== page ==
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Re: Small time coding [Was: Re: About Visual Basic [Was: Industry versus academia]]
On Wednesday, March 12, 2003, at 06:58 AM, Shriram Krishnamurthi wrote:
> Geoffrey Knauth wrote:
>> If making the hard stuff easy is the goal, are we looking for something
>> like a programmer's Mathematica? That is, you'd express a problem in
>> mathematical terms, ask the computer to search the archives for an
>> approved algorithmic plugin that solves it within parameters of cost
>> and performance, and the computation would succeed or fail based on the
>> availability of an existing implementation.
> Bill Gosper used to say that what would he would find truly useful
> would be the *inverse* of Mathematica (or, as he'd put it, of
> Macsyma). You want a program that takes as its input a term, and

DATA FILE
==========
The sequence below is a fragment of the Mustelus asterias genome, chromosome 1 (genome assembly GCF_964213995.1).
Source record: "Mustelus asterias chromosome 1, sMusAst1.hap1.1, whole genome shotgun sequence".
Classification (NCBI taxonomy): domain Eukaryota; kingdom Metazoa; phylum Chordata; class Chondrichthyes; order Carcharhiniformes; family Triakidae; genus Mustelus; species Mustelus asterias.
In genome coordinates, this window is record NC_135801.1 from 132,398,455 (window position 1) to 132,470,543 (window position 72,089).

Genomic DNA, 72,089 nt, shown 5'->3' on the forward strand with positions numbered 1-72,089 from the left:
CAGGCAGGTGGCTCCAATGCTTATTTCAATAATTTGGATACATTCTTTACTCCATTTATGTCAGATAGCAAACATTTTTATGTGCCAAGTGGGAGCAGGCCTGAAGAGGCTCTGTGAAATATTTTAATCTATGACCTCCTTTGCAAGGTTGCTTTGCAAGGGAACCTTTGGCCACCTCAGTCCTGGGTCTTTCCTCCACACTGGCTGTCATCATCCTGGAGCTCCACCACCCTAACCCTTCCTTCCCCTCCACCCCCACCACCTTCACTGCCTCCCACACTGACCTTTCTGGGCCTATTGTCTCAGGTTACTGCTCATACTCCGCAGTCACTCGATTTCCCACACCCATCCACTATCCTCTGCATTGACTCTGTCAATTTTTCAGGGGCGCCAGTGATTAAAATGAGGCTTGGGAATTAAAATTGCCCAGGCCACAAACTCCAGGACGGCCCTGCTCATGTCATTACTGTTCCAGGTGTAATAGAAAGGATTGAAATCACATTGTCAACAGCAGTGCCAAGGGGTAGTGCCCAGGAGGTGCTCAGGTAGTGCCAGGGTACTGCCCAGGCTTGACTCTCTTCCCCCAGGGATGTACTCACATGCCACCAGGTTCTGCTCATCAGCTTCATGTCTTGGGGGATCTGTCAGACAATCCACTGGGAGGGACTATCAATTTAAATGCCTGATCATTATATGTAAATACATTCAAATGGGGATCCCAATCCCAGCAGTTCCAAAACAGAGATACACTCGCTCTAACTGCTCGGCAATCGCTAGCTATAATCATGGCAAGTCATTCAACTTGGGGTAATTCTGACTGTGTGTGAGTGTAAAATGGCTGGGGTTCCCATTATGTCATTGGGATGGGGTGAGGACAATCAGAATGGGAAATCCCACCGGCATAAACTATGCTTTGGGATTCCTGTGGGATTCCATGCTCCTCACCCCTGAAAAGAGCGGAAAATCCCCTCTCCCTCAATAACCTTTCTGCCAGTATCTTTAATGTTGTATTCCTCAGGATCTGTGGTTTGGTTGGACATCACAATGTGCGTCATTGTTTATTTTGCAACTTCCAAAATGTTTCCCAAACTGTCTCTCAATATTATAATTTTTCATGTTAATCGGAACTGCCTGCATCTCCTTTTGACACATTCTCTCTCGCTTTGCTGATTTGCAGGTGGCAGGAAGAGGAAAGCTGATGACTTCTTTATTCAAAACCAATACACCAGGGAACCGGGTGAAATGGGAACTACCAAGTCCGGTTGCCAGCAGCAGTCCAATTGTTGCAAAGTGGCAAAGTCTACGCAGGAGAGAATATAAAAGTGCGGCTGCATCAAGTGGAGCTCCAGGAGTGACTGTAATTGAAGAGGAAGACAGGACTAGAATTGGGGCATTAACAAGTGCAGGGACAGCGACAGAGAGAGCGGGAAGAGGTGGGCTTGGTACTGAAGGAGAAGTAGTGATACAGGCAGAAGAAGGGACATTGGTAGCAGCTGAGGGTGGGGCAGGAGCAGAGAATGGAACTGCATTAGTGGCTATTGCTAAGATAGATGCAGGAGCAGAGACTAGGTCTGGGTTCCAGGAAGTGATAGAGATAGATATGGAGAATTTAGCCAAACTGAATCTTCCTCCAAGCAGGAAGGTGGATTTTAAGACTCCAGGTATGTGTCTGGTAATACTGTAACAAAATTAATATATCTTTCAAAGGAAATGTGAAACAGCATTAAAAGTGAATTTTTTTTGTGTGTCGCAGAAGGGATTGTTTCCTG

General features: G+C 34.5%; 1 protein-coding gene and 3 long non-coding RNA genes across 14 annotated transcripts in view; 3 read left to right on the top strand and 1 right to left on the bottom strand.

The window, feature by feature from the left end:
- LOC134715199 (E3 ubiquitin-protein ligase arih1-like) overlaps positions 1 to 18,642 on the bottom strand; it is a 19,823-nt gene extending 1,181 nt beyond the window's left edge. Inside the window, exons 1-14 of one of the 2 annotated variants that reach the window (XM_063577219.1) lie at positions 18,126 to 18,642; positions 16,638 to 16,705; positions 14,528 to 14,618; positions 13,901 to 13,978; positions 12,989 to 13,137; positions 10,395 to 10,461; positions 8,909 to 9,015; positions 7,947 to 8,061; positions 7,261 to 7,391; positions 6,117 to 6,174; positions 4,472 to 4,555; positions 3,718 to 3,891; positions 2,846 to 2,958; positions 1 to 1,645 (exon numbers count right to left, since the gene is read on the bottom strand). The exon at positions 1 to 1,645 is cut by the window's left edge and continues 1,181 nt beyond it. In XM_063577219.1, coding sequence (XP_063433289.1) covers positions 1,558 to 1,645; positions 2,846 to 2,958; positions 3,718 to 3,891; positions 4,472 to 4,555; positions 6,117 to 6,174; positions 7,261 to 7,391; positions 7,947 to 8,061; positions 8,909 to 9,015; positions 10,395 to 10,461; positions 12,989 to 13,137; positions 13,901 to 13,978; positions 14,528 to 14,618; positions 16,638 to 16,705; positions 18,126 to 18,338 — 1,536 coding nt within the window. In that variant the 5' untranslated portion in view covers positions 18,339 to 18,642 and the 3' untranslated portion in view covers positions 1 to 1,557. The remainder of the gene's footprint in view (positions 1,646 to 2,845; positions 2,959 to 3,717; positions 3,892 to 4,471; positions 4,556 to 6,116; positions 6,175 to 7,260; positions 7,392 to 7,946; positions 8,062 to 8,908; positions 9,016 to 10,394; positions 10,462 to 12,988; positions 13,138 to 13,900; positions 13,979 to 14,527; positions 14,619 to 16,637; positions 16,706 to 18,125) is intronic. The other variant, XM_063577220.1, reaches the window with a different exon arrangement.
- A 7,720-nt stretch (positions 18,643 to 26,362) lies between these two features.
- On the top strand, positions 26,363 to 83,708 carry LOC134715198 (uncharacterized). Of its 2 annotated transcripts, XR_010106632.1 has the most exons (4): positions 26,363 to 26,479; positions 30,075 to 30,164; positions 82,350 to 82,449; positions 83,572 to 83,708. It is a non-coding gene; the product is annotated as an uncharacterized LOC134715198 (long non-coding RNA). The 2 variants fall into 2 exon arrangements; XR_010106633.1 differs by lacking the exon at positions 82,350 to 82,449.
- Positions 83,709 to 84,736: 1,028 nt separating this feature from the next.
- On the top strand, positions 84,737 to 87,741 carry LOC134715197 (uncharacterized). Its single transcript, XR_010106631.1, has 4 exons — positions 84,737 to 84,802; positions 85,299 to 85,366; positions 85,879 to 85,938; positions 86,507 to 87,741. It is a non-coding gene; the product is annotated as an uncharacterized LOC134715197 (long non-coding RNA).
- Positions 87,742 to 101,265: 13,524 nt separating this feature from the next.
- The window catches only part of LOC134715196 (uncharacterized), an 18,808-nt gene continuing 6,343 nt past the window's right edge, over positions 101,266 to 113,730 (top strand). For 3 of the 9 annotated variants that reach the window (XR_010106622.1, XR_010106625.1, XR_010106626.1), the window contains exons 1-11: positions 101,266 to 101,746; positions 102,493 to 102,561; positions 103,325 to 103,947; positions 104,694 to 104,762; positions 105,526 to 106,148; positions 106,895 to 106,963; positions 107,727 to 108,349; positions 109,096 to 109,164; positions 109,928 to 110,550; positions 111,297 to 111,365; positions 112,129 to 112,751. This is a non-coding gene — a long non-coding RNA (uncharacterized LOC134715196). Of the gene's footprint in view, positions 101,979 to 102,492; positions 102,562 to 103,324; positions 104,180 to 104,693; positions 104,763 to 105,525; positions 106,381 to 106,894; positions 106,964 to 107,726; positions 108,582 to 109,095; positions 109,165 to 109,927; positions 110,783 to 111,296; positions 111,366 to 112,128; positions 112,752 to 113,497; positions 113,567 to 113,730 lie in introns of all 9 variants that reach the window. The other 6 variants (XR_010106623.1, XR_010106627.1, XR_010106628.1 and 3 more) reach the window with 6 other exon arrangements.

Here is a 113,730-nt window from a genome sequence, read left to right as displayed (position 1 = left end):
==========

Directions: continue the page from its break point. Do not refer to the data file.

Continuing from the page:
> tells you what is interesting about it. For instance, you might enter
> a number to which it responds, "Ah yes -- that's pi^2/e with a few
> bits on the side". Such a program would be the ultimately expansive
> code generator. A non-deterministic language, too.
There is such a program, the [online] Inverse Symbolic Calculator,
Entering in 3.6308245516559 yields
Results of the search:
Your input of 3.6308245516559 was probably generated by one
the following functions or found in one of the given tables.
Answers are given from shortest to longest description
Mixed constants, 2 with elementary transforms.
3630824551655960 = Pi^2/exp(1/2)^2
Browse around 3.6308245516559.
But Geoff's point is interesting. Most IDEs focus on low level syntactic
details. I've always preferred emacs for syntax and editting, but a
high level IDE
that provided access to a rich library of algorithms with specified and
time/space complexity would be much more interesting. An IDE that could
for combinations of algorithms, similar to the ISC above, for
implementing a particular
Abstract Data Type would be even better....